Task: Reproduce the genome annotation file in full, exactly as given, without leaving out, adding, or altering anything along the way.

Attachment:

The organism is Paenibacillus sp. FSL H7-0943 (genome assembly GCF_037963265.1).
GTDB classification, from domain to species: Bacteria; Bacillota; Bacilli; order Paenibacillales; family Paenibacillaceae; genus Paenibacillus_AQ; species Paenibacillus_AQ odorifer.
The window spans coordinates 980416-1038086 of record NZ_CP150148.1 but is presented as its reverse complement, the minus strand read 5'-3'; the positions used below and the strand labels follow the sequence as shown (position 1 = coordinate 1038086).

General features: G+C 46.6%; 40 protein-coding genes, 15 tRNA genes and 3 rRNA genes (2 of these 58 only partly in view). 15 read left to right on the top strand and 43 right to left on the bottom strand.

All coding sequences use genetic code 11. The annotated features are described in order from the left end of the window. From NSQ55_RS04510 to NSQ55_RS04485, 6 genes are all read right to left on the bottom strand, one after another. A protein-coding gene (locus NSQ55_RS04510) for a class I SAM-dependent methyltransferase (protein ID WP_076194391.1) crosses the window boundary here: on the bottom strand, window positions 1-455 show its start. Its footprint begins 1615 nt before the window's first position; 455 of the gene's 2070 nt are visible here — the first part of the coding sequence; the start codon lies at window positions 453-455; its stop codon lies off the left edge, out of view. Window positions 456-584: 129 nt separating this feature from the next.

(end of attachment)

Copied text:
The organism is Paenibacillus sp. FSL H7-0943 (genome assembly GCF_037963265.1).
GTDB classification, from domain to species: Bacteria; Bacillota; Bacilli; order Paenibacillales; family Paenibacillaceae; genus Paenibacillus_AQ; species Paenibacillus_AQ odorifer.
The window spans coordinates 980416-1038086 of record NZ_CP150148.1 but is presented as its reverse complement, the minus strand read 5'-3'; the positions used below and the strand labels follow the sequence as shown (position 1 = coordinate 1038086).

General features: G+C 46.6%; 40 protein-coding genes, 15 tRNA genes and 3 rRNA genes (2 of these 58 only partly in view). 15 read left to right on the top strand and 43 right to left on the bottom strand.

All coding sequences use genetic code 11. The annotated features are described in order from the left end of the window. From NSQ55_RS04510 to NSQ55_RS04485, 6 genes are all read right to left on the bottom strand, one after another. A protein-coding gene (locus NSQ55_RS04510) for a class I SAM-dependent methyltransferase (protein ID WP_076194391.1) crosses the window boundary here: on the bottom strand, window positions 1-455 show its start. Its footprint begins 1615 nt before the window's first position; 455 of the gene's 2070 nt are visible here — the first part of the coding sequence; the start codon lies at window positions 453-455; its stop codon lies off the left edge, out of view. Window positions 456-584: 129 nt separating this feature from the next.